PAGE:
The Lost Army of Cambyses by Paul Sussman

The combination of the legendary ancient mystery about the disappearance of a whole army in Egypt’s western desert in 523 BC, and a modern murder mystery caught my imagination. So I was attracted to reading The Lost Army of Cambyses by Paul Sussman.

The Lost Army of Cambyses is his first book, featuring Inspector Yusuf Khalifa of the Luxor police. It is an action packed adventure story, an easy escapist read, although the ancient mystery element definitely plays second fiddle to the modern murder mystery, with a terrorist plot thrown in the mix.

I enjoyed it. It began well, in Cairo, September 2000, where a mutilated corpse is washed up on the banks of the Nile at Luxor, an antiques dealer is savagely murdered in Cairo, and an eminent British archaeologist is found dead at the ancient necropolis of Saqqara. But as I read on I was less convinced.

Where the book came alive for me was through the character of Yusuf Khalifa, and especially the historical/archaeological aspects of the book highlighted in his meetings with his old teacher and mentor, Professor al-Habibi at Cairo’s Museum of Egyptian Antiquities. Khalifa had wanted to be an archaeologist, but circumstances had meant he’d been unable to complete his studies and he had joined the police force. However he had remained fascinated by the history of his country:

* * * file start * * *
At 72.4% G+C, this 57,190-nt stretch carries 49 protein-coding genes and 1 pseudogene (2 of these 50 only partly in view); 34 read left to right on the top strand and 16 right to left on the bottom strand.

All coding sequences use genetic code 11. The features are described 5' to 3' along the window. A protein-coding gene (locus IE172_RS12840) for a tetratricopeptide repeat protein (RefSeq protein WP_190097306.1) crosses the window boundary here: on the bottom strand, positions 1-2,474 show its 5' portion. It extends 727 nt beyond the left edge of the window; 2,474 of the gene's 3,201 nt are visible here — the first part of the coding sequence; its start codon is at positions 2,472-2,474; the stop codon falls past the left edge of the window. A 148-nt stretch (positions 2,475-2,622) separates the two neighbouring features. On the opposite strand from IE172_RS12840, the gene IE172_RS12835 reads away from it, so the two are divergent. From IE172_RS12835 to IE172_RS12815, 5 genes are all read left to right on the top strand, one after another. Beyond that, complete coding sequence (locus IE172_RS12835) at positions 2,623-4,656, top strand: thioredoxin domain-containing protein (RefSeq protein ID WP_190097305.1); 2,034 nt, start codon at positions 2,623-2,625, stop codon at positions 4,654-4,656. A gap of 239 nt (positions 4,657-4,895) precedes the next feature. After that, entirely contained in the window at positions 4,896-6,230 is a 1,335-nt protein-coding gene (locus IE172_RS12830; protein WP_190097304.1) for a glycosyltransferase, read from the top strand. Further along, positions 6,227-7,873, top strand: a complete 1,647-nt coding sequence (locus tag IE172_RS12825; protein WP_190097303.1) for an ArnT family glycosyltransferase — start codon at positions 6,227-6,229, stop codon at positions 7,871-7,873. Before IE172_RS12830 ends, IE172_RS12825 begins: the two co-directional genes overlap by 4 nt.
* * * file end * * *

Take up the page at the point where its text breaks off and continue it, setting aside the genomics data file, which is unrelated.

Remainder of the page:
He remembered as a child standing on the roof of their house watching the sunrise over the pyramids. Other children had taken the monuments for granted, but not Khalifa. For him there had always been something magical about them, great triangles looming through the morning mist, doorways to a different time and world. Growing up beside them had given him an insatiable desire to learn more about the past.

… There was something mystical about it, something glittering, a chain of gold stretching all the way back to the dawn of time. (pages 100 – 102)

The other characters were less convincing, becoming stereotypical particularly the ‘bad’ characters, and the violence was a little too violent for my liking. But it still managed to keep me hooked and wanting to know how it would end.

I’d like to read more of Paul Sussman’s books – I much preferred his second book, The Last Secret of the Temple. I’ve yet to read the third book featuring Inspector Khalifa, The Labyrinth of Osiris. More details of his books are on Paul Sussman’s website, which is now being updated by his wife after Paul died very suddenly from a ruptured aneurysm in May 2012.